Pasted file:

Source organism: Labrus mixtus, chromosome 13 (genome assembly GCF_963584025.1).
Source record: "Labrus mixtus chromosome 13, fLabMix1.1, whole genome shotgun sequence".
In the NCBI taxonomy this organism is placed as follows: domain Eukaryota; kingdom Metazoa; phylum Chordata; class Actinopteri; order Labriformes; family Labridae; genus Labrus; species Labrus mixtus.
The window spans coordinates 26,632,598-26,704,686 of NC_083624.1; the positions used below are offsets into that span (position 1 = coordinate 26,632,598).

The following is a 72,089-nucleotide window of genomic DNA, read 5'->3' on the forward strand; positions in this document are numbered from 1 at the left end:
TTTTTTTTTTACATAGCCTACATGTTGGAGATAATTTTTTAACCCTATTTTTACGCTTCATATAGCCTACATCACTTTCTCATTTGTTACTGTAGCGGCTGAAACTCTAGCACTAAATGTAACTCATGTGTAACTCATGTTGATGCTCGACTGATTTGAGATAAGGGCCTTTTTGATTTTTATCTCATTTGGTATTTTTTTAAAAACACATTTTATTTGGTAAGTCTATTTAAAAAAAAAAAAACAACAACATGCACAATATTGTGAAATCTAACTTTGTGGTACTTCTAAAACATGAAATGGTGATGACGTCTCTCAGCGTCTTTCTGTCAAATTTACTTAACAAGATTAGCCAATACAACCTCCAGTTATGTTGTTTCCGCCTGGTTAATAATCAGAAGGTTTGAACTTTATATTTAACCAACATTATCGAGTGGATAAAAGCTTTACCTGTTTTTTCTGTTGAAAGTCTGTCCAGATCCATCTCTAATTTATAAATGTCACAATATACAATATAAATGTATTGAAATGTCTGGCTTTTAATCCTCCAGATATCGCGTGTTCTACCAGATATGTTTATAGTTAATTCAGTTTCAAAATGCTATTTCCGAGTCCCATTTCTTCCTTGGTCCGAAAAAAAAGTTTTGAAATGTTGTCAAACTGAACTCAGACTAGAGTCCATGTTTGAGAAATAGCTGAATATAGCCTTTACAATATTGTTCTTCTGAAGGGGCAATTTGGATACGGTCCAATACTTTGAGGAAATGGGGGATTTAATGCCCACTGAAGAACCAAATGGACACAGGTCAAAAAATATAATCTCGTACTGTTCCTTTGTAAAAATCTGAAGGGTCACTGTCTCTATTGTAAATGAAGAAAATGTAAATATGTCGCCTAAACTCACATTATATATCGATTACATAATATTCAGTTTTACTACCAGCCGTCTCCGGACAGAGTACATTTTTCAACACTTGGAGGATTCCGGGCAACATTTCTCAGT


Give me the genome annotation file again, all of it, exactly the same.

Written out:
Source organism: Labrus mixtus, chromosome 13 (genome assembly GCF_963584025.1).
Source record: "Labrus mixtus chromosome 13, fLabMix1.1, whole genome shotgun sequence".
In the NCBI taxonomy this organism is placed as follows: domain Eukaryota; kingdom Metazoa; phylum Chordata; class Actinopteri; order Labriformes; family Labridae; genus Labrus; species Labrus mixtus.
The window spans coordinates 26,632,598-26,704,686 of NC_083624.1; the positions used below are offsets into that span (position 1 = coordinate 26,632,598).

The following is a 72,089-nucleotide window of genomic DNA, read 5'->3' on the forward strand; positions in this document are numbered from 1 at the left end:
TTTTTTTTTTACATAGCCTACATGTTGGAGATAATTTTTTAACCCTATTTTTACGCTTCATATAGCCTACATCACTTTCTCATTTGTTACTGTAGCGGCTGAAACTCTAGCACTAAATGTAACTCATGTGTAACTCATGTTGATGCTCGACTGATTTGAGATAAGGGCCTTTTTGATTTTTATCTCATTTGGTATTTTTTTAAAAACACATTTTATTTGGTAAGTCTATTTAAAAAAAAAAAAACAACAACATGCACAATATTGTGAAATCTAACTTTGTGGTACTTCTAAAACATGAAATGGTGATGACGTCTCTCAGCGTCTTTCTGTCAAATTTACTTAACAAGATTAGCCAATACAACCTCCAGTTATGTTGTTTCCGCCTGGTTAATAATCAGAAGGTTTGAACTTTATATTTAACCAACATTATCGAGTGGATAAAAGCTTTACCTGTTTTTTCTGTTGAAAGTCTGTCCAGATCCATCTCTAATTTATAAATGTCACAATATACAATATAAATGTATTGAAATGTCTGGCTTTTAATCCTCCAGATATCGCGTGTTCTACCAGATATGTTTATAGTTAATTCAGTTTCAAAATGCTATTTCCGAGTCCCATTTCTTCCTTGGTCCGAAAAAAAAGTTTTGAAATGTTGTCAAACTGAACTCAGACTAGAGTCCATGTTTGAGAAATAGCTGAATATAGCCTTTACAATATTGTTCTTCTGAAGGGGCAATTTGGATACGGTCCAATACTTTGAGGAAATGGGGGATTTAATGCCCACTGAAGAACCAAATGGACACAGGTCAAAAAATATAATCTCGTACTGTTCCTTTGTAAAAATCTGAAGGGTCACTGTCTCTATTGTAAATGAAGAAAATGTAAATATGTCGCCTAAACTCACATTATATATCGATTACATAATATTCAGTTTTACTACCAGCCGTCTCCGGACAGAGTACATTTTTCAACACTTGGAGGATTCCGGGCAACATTTCTCAGT